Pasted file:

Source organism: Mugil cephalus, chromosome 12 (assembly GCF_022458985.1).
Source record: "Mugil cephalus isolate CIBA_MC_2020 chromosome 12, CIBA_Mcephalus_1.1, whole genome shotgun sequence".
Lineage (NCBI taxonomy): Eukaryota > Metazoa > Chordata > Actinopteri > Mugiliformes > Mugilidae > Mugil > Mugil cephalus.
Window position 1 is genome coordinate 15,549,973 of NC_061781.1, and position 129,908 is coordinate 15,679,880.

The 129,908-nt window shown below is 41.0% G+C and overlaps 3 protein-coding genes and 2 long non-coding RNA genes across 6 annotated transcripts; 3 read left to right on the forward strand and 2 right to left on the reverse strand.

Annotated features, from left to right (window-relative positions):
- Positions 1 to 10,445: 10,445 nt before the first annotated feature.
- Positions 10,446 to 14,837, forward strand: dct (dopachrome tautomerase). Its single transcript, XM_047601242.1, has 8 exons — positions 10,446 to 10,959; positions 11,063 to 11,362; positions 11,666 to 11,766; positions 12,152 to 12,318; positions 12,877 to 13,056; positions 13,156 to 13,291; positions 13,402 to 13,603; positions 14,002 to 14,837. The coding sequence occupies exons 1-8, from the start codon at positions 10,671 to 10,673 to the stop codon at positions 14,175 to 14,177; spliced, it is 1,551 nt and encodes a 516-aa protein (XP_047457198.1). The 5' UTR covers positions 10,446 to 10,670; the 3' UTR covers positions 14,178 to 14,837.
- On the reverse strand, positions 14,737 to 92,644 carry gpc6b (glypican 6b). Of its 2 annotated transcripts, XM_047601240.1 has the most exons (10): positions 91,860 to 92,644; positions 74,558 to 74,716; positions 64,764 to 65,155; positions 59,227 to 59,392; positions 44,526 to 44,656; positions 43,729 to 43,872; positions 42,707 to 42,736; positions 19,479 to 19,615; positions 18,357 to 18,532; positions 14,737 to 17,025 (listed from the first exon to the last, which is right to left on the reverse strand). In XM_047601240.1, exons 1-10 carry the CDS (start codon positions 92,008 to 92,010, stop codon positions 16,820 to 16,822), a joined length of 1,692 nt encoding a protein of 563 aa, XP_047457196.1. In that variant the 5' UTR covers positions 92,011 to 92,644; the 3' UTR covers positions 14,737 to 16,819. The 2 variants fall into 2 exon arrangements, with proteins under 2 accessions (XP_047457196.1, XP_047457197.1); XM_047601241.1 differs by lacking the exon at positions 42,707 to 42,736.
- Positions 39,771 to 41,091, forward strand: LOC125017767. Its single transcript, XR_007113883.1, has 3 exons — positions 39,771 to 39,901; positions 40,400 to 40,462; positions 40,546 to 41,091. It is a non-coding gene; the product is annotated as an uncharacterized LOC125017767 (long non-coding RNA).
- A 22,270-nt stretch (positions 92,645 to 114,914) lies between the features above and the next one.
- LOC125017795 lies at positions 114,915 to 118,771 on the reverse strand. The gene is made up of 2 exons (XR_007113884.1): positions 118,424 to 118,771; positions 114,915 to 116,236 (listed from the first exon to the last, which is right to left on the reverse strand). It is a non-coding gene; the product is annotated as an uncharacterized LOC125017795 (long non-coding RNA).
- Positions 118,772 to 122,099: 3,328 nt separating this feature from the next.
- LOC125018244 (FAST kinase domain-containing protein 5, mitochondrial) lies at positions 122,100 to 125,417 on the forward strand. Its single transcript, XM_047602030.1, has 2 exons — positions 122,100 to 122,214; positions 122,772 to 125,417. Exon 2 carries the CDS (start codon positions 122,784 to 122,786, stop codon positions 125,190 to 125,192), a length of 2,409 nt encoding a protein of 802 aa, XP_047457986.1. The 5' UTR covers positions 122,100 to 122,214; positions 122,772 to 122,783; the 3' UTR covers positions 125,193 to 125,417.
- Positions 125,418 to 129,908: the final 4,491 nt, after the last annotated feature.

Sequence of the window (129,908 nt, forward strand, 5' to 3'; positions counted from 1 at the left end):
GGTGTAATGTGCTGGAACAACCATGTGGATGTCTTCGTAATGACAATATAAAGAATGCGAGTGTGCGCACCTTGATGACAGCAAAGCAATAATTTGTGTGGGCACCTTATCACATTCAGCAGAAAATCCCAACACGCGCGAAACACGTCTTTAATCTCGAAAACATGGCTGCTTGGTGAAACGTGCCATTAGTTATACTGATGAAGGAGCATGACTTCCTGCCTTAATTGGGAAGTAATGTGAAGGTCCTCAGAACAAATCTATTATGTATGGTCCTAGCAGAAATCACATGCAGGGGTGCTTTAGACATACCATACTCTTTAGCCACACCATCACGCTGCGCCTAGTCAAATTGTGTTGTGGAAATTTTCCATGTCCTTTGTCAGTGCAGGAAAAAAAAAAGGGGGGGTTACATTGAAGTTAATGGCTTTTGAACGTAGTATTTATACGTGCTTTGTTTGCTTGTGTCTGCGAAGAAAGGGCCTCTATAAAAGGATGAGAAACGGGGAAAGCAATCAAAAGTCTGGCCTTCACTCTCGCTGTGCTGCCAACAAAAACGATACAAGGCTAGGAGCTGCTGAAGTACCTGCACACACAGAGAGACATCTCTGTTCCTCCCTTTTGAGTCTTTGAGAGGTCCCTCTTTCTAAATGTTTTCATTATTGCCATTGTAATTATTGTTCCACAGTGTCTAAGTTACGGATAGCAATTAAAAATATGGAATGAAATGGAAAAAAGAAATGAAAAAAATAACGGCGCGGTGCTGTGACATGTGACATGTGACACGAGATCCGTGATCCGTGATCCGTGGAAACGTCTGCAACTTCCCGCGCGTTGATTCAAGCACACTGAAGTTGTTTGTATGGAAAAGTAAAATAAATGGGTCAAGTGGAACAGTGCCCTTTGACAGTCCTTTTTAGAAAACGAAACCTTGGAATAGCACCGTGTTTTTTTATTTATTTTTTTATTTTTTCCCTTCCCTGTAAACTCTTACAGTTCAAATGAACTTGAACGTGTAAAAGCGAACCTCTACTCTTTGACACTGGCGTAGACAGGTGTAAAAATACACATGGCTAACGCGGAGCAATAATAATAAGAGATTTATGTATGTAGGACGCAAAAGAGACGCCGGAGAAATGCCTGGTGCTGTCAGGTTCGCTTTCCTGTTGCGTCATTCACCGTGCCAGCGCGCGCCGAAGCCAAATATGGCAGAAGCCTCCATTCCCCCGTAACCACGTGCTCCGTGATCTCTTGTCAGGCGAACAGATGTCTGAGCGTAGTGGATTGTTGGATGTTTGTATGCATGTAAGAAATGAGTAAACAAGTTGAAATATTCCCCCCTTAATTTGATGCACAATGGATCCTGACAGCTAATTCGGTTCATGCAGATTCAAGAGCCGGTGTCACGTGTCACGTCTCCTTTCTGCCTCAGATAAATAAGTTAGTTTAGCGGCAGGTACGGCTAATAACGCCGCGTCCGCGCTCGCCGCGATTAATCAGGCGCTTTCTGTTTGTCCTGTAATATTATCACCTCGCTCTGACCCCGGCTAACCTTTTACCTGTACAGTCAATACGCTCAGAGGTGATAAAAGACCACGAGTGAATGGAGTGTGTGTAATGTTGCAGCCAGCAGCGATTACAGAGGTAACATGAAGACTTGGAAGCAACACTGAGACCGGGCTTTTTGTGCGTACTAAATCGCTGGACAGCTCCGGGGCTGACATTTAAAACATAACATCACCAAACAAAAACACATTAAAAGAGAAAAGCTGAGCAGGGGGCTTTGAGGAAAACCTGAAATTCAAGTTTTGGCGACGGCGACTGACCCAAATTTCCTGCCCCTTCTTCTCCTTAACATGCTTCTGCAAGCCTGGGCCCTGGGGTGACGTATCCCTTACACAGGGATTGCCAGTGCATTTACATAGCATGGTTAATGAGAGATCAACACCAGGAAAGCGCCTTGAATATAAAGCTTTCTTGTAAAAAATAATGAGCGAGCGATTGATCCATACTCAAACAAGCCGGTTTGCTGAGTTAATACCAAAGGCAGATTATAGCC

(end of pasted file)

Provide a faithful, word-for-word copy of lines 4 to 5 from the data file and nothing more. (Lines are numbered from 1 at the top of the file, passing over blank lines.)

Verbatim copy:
Window position 1 is genome coordinate 15,549,973 of NC_061781.1, and position 129,908 is coordinate 15,679,880.

The 129,908-nt window shown below is 41.0% G+C and overlaps 3 protein-coding genes and 2 long non-coding RNA genes across 6 annotated transcripts; 3 read left to right on the forward strand and 2 right to left on the reverse strand.